New published studies on children, media, and health which explore a range of topics:
Bonetti, L., Campbell, M.A.; & Gilmore, L. (2010). The Relationship of loneliness and social anxiety with children's and adolescents' online communication. Cyberpsychology, Behavior, and Social Networking. 13(3), 279-285.
- The study results suggest that Internet usage allows children and adolescents to fulfill critical needs of social interactions, self-disclosure, and identity exploration.
Borzekowski, D.L.G., Schenk, S., Wilson, J.L.; & Peebles, R. (2010). e-Ana and e-Mia: A content analysis of pro–eating disorder web sites. Am J Public Health, available online June 17.
- This study concluded that pro–eating disorder Web sites present graphic material to encourage, support, and motivate site users to continue their efforts with anorexia and bulimia.
Carlson, S.A.; Fulton, J.E.; Lee, S.M;, Foley, J.T.; Heitzler, C.; Huhman, M. (2010). Influence of limit-setting and participation in physical activity on youth screen time. Pediatrics, available online June 14.
- Parental rules regarding screen time and participation in physical activity play a role in the amount of screen time among children and adolescents. Programs that encourage limit-setting by parents and promote physical activity may reduce screen time among youth.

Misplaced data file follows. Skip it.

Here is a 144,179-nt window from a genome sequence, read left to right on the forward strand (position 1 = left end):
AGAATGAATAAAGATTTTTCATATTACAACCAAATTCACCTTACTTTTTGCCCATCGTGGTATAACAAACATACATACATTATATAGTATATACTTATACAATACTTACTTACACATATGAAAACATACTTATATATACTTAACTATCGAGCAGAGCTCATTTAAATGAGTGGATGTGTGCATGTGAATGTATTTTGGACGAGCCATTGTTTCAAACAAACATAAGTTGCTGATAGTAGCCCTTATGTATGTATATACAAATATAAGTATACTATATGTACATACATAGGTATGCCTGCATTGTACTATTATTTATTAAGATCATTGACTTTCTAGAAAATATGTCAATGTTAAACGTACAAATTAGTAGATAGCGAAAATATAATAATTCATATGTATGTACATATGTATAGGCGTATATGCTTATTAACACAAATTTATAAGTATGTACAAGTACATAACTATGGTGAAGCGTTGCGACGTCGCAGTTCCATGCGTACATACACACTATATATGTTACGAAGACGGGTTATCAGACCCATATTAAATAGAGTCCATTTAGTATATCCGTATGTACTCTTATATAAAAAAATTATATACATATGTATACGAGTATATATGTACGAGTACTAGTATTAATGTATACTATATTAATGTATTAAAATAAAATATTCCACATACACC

Roberto, C.A.; Baik, J. ; Harris, J.L.; & Brownell, K.D.(2010). Influence of licensed characters on children's taste and snack preferences. Pediatrics, available online June 21.
- The study findings conclude that branding food packages with licensed characters substantially influences young children's taste preferences and snack selection and does so most strongly for energy-dense, nutrient-poor foods.
Tondeu, J. (2010). ICT as cultural capital: The relationship between socio-economic status and the computer-use profile of young people. New Media & Society, available online June 21
- The results of this study indicate that the existing differences in socioeconomic status on computer-use of school students profile are not sufficiently marked to deduce that ICT can be seen as an indicator of differing cultural capital.
Use the free CMCH Database of Research to find other studies on children, media, and health